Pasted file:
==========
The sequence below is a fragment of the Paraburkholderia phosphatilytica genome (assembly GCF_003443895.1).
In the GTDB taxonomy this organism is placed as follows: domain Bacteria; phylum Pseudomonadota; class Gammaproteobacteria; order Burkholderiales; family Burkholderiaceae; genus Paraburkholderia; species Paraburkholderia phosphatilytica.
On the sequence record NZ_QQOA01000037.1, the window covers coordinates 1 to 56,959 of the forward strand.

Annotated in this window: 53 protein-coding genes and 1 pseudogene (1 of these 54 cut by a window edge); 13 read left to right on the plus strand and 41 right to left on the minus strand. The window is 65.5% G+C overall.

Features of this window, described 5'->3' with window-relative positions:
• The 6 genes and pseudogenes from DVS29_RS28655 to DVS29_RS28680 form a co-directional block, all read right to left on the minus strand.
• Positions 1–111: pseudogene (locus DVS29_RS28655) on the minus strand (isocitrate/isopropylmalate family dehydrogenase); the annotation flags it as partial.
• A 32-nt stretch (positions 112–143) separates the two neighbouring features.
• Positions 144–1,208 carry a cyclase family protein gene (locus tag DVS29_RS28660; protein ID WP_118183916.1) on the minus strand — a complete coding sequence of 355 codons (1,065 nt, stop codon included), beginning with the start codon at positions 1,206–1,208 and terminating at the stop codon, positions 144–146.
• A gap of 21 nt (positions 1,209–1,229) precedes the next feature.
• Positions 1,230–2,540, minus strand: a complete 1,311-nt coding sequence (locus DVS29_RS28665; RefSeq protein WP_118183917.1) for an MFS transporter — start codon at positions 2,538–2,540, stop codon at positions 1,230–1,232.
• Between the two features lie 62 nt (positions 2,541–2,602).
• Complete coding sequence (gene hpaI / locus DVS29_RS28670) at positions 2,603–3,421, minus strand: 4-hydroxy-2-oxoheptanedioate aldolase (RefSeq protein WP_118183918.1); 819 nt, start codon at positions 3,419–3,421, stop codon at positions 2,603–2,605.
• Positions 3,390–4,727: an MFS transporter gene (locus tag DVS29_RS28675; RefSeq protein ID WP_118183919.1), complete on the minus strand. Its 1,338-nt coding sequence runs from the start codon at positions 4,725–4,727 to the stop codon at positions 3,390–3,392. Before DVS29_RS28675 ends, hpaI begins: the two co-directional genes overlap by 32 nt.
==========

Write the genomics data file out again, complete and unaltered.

The sequence below is a fragment of the Paraburkholderia phosphatilytica genome (assembly GCF_003443895.1).
In the GTDB taxonomy this organism is placed as follows: domain Bacteria; phylum Pseudomonadota; class Gammaproteobacteria; order Burkholderiales; family Burkholderiaceae; genus Paraburkholderia; species Paraburkholderia phosphatilytica.
On the sequence record NZ_QQOA01000037.1, the window covers coordinates 1 to 56,959 of the forward strand.

Annotated in this window: 53 protein-coding genes and 1 pseudogene (1 of these 54 cut by a window edge); 13 read left to right on the plus strand and 41 right to left on the minus strand. The window is 65.5% G+C overall.

Features of this window, described 5'->3' with window-relative positions:
• The 6 genes and pseudogenes from DVS29_RS28655 to DVS29_RS28680 form a co-directional block, all read right to left on the minus strand.
• Positions 1–111: pseudogene (locus DVS29_RS28655) on the minus strand (isocitrate/isopropylmalate family dehydrogenase); the annotation flags it as partial.
• A 32-nt stretch (positions 112–143) separates the two neighbouring features.
• Positions 144–1,208 carry a cyclase family protein gene (locus tag DVS29_RS28660; protein ID WP_118183916.1) on the minus strand — a complete coding sequence of 355 codons (1,065 nt, stop codon included), beginning with the start codon at positions 1,206–1,208 and terminating at the stop codon, positions 144–146.
• A gap of 21 nt (positions 1,209–1,229) precedes the next feature.
• Positions 1,230–2,540, minus strand: a complete 1,311-nt coding sequence (locus DVS29_RS28665; RefSeq protein WP_118183917.1) for an MFS transporter — start codon at positions 2,538–2,540, stop codon at positions 1,230–1,232.
• Between the two features lie 62 nt (positions 2,541–2,602).
• Complete coding sequence (gene hpaI / locus DVS29_RS28670) at positions 2,603–3,421, minus strand: 4-hydroxy-2-oxoheptanedioate aldolase (RefSeq protein WP_118183918.1); 819 nt, start codon at positions 3,419–3,421, stop codon at positions 2,603–2,605.
• Positions 3,390–4,727: an MFS transporter gene (locus tag DVS29_RS28675; RefSeq protein ID WP_118183919.1), complete on the minus strand. Its 1,338-nt coding sequence runs from the start codon at positions 4,725–4,727 to the stop codon at positions 3,390–3,392. Before DVS29_RS28675 ends, hpaI begins: the two co-directional genes overlap by 32 nt.